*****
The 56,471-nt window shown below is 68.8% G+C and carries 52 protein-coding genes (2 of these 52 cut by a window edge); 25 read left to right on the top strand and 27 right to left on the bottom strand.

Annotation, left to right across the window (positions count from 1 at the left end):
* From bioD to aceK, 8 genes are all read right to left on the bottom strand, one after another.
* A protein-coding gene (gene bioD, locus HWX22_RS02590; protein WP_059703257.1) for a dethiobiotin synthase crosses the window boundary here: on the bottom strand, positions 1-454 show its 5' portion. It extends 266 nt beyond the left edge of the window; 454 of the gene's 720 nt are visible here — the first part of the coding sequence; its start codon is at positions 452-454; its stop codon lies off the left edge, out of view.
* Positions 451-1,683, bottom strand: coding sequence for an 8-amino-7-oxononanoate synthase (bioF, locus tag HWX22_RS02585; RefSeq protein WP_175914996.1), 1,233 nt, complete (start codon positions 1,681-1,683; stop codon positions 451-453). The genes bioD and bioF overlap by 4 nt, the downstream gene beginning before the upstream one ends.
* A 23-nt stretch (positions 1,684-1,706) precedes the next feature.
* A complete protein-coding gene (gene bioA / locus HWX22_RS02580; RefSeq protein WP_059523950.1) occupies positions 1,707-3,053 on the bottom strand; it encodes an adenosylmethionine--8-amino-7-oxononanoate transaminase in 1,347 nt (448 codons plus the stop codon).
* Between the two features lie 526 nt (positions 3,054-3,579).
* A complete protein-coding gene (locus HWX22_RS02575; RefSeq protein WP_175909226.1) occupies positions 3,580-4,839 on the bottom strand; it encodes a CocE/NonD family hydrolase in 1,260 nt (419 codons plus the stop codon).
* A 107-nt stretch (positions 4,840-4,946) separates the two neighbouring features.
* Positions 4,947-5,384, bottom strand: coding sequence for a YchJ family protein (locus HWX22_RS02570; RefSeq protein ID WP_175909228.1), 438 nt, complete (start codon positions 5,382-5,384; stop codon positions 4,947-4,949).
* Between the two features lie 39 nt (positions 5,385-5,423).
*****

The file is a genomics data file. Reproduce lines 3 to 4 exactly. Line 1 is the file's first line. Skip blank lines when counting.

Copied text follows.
* From bioD to aceK, 8 genes are all read right to left on the bottom strand, one after another.
* A protein-coding gene (gene bioD, locus HWX22_RS02590; protein WP_059703257.1) for a dethiobiotin synthase crosses the window boundary here: on the bottom strand, positions 1-454 show its 5' portion. It extends 266 nt beyond the left edge of the window; 454 of the gene's 720 nt are visible here — the first part of the coding sequence; its start codon is at positions 452-454; its stop codon lies off the left edge, out of view.